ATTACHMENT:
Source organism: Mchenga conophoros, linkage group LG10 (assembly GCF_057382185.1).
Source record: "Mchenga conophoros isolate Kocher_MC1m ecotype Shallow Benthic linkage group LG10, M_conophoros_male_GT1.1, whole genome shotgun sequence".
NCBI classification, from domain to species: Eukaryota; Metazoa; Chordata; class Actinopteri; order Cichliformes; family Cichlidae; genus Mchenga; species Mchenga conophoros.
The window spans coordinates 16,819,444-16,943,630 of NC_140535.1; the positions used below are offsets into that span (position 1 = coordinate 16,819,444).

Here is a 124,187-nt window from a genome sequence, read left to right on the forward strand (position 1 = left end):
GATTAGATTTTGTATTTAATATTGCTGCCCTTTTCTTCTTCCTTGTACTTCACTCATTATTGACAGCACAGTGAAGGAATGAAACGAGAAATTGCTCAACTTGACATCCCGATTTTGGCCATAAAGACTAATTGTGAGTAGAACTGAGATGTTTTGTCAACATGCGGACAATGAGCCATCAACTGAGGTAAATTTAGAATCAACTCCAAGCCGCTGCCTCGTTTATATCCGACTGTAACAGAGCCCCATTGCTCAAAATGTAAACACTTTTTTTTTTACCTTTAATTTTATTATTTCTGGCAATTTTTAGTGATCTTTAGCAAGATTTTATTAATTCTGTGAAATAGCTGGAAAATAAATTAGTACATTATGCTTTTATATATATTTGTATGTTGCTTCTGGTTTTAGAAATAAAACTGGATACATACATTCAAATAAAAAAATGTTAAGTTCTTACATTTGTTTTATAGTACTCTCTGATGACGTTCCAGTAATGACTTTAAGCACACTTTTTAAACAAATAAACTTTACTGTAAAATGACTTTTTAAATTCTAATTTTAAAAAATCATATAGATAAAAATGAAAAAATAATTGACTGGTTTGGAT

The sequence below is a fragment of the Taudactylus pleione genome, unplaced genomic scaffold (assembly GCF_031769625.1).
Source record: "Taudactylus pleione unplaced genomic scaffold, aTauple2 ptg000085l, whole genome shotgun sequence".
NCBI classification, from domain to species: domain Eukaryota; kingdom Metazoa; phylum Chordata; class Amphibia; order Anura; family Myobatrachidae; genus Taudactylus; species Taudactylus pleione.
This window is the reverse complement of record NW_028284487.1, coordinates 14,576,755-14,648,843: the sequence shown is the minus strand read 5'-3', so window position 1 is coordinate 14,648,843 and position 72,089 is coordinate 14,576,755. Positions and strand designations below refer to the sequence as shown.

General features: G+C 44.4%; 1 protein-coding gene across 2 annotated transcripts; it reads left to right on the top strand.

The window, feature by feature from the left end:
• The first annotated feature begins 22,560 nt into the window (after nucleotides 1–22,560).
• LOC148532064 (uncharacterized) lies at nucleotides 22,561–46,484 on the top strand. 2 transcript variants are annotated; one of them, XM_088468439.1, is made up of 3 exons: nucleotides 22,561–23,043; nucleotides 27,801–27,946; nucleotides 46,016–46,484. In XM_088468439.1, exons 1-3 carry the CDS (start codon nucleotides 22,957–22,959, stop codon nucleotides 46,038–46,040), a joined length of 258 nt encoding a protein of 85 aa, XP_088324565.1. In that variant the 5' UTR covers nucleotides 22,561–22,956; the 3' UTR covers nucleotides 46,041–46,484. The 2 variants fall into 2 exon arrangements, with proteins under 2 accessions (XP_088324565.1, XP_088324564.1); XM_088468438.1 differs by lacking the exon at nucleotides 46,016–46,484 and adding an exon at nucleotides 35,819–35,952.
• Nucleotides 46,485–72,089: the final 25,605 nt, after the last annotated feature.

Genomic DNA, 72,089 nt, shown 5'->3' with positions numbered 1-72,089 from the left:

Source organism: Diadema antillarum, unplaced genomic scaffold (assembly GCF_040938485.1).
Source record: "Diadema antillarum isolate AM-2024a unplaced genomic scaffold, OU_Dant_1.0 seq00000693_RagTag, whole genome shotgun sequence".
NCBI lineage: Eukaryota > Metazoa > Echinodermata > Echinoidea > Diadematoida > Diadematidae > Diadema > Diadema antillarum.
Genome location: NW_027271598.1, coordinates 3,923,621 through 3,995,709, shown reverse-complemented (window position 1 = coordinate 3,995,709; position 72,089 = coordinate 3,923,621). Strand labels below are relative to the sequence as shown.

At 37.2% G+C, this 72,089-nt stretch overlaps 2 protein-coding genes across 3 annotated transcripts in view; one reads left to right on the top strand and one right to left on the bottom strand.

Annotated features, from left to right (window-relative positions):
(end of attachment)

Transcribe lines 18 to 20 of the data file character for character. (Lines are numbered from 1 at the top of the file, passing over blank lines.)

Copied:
Source record: "Diadema antillarum isolate AM-2024a unplaced genomic scaffold, OU_Dant_1.0 seq00000693_RagTag, whole genome shotgun sequence".
NCBI lineage: Eukaryota > Metazoa > Echinodermata > Echinoidea > Diadematoida > Diadematidae > Diadema > Diadema antillarum.
Genome location: NW_027271598.1, coordinates 3,923,621 through 3,995,709, shown reverse-complemented (window position 1 = coordinate 3,995,709; position 72,089 = coordinate 3,923,621). Strand labels below are relative to the sequence as shown.